Please join the Nanovic Institute for European Studies in welcoming Anna Grzymała-Busse, author of Nations Under God: How Churches Use Moral Authority to Influence Policy published by Princeton University Press, to the University of Notre Dame as the recipient of the 2017 Laura Shannon Prize in Contemporary European Studies. Grzymała-Busse is Michelle and Kevin Douglas Professor of International Studies and Senior Fellow at the Freeman Spogli Institute for International Studies at Stanford University. She will accept the award and present the public lecture "Religious Nationalism and Populism in Europe" on Monday, September 18, 2017 at 5:00 p.m. in 1050 Nanovic Hall (Elizabeth E. Nanovic Seminar Room).
The Nanovic Institute awards the prize annually to the author of the best book in European studies that transcends a focus on any one country, state, or people to stimulate new ways of thinking about contemporary Europe as a whole, recognizing alternately books in the humanities and in history and the social sciences. This cycle considered books in history and the social sciences published in 2014 and 2015. A. James McAdams, director of the Nanovic Institute for European Studies, praised Grzymała-Busse’s scholarship, noting “This is a remarkable book. It will fundamentally change the way scholars assess the power of churches in European democracies.”
The jury commended Grzymała-Busse’s book, stating:
Nations under God: How Churches Use Moral Authority to Influence Policy is an outstanding accomplishment of historically grounded and carefully contextualized comparative political science. Its richness of range and detailed empirical command are no less impressive than its conceptual and methodological sophistication. Together they make an exceedingly rare combination, appealing to historians and political scientists alike, while leaving scholars across the disciplines in its debt. Shining a carefully focused light on a remarkably neglected subject—the complex, variable relationship of religion to politics—Grzymała-Busse captures a patently important question of contemporary social and political life, develops a sophisticated research strategy for its investigation, and delivers outcomes that are as fascinating and suggestive substantively as they are compelling methodologically. The case studies are ambitiously chosen and brilliantly carried off. The study should be enormously influential whether as methodological model or source of arguments and ideas.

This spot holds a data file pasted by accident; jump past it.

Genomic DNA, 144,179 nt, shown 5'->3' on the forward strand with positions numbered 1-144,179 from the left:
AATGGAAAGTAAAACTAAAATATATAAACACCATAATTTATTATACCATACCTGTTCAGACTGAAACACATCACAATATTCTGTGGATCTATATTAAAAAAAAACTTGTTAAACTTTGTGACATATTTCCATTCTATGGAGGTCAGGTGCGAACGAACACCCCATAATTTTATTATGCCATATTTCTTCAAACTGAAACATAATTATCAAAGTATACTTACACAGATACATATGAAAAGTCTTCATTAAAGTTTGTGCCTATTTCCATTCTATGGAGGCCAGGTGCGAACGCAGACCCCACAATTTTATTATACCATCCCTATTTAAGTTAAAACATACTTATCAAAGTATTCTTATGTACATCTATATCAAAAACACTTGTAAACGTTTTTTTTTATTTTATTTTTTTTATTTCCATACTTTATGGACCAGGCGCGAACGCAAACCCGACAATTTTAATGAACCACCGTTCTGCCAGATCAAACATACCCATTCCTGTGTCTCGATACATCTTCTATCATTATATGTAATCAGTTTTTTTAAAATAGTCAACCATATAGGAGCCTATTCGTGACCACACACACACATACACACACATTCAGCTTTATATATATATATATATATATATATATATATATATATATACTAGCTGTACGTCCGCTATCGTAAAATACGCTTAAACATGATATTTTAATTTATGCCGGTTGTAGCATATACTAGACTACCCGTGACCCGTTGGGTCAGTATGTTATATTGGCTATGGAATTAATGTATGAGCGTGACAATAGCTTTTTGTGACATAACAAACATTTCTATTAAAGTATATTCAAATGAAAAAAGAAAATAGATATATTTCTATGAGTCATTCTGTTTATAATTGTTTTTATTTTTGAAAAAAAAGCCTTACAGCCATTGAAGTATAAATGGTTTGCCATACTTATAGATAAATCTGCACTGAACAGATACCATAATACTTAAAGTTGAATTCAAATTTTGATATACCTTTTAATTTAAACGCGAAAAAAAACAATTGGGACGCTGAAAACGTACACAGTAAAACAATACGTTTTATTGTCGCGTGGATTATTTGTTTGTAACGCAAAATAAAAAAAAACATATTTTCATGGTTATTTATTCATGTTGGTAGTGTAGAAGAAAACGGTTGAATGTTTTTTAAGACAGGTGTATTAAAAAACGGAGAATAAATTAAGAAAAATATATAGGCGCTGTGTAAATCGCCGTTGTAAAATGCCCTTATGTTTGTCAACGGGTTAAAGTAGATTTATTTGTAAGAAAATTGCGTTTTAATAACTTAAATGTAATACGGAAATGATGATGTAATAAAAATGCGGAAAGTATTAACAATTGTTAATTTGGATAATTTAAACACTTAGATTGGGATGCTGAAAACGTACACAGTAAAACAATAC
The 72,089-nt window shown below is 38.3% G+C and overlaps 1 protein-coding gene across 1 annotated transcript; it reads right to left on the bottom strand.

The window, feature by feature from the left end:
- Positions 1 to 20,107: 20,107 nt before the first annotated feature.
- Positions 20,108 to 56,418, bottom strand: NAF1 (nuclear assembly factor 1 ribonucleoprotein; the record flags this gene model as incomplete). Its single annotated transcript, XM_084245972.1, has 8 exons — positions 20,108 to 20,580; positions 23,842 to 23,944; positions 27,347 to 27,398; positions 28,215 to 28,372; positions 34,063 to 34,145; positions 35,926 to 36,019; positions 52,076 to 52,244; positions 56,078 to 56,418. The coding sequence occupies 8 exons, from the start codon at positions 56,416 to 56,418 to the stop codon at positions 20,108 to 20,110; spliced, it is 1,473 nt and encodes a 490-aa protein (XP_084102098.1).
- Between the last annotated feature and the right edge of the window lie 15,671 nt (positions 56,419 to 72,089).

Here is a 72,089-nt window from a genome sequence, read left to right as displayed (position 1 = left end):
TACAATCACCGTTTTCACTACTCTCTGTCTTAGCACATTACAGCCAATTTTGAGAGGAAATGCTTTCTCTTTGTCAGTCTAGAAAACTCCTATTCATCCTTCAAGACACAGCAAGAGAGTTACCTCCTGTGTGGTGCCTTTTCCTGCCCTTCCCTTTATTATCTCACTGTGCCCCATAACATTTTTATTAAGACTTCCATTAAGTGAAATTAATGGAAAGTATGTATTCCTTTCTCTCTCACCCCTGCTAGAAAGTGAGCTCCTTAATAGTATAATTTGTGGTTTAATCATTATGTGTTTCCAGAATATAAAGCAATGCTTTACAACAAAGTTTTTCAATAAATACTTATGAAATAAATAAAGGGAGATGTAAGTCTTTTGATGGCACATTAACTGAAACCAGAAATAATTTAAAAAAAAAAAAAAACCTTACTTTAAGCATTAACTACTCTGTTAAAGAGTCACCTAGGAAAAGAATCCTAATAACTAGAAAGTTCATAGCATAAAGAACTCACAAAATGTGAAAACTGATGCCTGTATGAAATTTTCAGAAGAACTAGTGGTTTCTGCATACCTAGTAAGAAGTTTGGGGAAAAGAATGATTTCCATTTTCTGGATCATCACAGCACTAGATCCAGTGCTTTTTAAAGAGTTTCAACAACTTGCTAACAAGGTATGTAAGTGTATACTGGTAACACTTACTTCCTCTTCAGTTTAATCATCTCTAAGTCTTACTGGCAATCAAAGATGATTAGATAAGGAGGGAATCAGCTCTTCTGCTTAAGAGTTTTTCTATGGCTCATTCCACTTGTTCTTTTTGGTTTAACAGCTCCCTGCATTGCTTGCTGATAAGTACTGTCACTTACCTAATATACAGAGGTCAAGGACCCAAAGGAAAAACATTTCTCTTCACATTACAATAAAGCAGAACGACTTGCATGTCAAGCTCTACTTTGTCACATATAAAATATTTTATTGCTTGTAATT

The Laura Shannon Prize in Contemporary European Studies is made possible through a generous endowment from Michael (’58) and Laura Shannon of Houston, Texas. Laura serves on the Nanovic Institute’s Advisory Board and Michael serves on Notre Dame’s Advisory Council for Graduate Studies and Research.
The Nanovic Institute for European Studies at the University of Notre Dame is committed to enriching the intellectual culture of Notre Dame by creating an integrated, interdisciplinary home for students and faculty to explore the evolving ideas, cultures, beliefs, and institutions that shape Europe today.
The Laura Shannon Prize is “a major landmark in the world of humanities research and publishing” in the Anglophone world.
Sir Christopher Clark, Regius Professor of History at the University of Cambridge
Recipient of the 2015 Laura Shannon Prize